Kearsarge decommissioned in the Philadelphia Navy Yard 4 September 1909 for modernization. She recommissioned 23 June 1915 for operations along the Atlantic coast until 17 September when she departed Philadelphia to land a detachment of marines at Vera Cruz, Mexico. She remained off Vera Cruz from 28 September 1915 to 5 January 1916, then carried the marines to New Orleans before joining the Atlantic Reserve Fleet 4 February 1916 at Philadelphia. She trained Massachusetts and Maine State Naval Militia until America entered World War I, then trained thousands of armed guard crews as well as naval engineers in waters along the East Coast ranging from Boston to Pensacola. On the evening of 18 August 1918, Kearsarge rescued 26 survivors of the Norwegian Bark Nordhav which had been sunk by German Submarine U—117. The survivors were landed in Boston.

    Kearsarge continued as an engineering training ship until 29 May 1919 when she embarked Naval Academy Midshipmen for training in the West Indies. The midshipmen were debarked at Annapolis 29 August and Kearsarge proceeded to the Philadelphia Navy Yard, where she decommissioned 10 May 1920 for conversion to a crane ship and a new career.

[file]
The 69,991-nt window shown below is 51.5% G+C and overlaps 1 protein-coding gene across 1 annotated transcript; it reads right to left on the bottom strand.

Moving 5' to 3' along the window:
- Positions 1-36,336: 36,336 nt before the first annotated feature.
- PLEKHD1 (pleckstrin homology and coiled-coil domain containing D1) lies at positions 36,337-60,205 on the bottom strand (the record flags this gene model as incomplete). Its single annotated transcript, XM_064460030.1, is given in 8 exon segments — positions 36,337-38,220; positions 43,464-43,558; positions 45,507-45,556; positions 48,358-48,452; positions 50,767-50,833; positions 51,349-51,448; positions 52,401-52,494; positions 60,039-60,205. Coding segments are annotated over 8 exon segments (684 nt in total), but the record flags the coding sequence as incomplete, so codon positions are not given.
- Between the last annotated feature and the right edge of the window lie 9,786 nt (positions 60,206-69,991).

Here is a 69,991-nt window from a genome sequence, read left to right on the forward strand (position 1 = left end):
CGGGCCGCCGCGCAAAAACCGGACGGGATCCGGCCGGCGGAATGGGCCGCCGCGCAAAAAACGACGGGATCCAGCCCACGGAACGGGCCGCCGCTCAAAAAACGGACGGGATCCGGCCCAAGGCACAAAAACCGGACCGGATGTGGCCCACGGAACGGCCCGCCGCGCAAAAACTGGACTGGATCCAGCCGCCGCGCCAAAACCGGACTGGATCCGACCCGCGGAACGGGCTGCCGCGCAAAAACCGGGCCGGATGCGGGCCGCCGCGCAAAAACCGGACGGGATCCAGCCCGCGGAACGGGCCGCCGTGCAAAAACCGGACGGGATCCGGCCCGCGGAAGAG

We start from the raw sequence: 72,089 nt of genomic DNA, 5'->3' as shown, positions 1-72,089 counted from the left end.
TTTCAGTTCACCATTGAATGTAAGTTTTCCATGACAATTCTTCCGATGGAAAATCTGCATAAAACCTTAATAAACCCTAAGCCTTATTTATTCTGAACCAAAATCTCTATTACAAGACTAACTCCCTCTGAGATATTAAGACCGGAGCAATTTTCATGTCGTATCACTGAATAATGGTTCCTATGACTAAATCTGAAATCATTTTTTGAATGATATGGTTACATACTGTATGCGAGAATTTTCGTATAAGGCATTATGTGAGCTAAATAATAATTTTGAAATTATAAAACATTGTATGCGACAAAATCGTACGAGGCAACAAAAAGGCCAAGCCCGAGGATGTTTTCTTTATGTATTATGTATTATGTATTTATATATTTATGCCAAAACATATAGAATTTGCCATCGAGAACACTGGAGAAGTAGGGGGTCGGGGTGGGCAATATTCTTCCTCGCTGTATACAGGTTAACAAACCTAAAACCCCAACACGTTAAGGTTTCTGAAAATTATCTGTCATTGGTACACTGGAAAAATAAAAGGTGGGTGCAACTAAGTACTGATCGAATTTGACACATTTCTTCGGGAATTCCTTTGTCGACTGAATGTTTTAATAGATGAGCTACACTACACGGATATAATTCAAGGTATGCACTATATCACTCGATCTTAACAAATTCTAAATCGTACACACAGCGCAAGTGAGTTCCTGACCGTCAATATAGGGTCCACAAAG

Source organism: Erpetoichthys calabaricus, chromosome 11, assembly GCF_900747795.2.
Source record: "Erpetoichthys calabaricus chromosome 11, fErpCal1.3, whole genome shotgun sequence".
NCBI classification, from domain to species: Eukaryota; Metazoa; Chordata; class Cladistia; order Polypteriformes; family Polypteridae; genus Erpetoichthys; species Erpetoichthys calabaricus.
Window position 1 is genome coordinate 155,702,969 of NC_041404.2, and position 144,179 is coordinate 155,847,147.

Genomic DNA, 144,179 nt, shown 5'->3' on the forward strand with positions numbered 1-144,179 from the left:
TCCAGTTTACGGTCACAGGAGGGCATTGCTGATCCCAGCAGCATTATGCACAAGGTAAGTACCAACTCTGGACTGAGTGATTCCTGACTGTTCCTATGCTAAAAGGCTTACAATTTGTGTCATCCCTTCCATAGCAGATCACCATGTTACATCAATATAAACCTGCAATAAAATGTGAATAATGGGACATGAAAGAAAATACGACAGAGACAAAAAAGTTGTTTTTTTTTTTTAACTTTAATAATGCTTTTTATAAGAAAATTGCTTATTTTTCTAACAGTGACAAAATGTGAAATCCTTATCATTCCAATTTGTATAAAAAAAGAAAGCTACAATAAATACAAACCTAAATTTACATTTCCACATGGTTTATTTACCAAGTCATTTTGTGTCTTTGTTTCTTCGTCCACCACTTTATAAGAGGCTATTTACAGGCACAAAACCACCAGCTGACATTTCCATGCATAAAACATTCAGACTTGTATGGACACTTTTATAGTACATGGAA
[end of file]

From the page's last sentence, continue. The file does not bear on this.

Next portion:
Sample Quotes from Diaries:

“Thursday Nov 1 – 1900

Brooklyn Marine Barracks

Came off duty today for two days. I am at this time sitting on my bunk writing a letter to L, until I was told to get ready to go on board the U.S. F.S. Kearsarge after getting everything ready and after dinner, I went to Newark and Irvington got back to barracks about midnight.”


“Friday Nov 2 -1900

Came on board the Kearsarge today at about 11:30 AM. It is a large ship of 11,500 tons and has a crew of 500 or 600 men including us marines and there are about 60 of us.”

“Saturday Nov 3 – 1900

The Kearsarge is in the dry dock. We have to go ashore for all the water we use, but it is fresh water if we were to use the ship water it would be salty water, after we leave the dry dock, we will have one less post to guard.”


“Tuesday Nov 6 -1900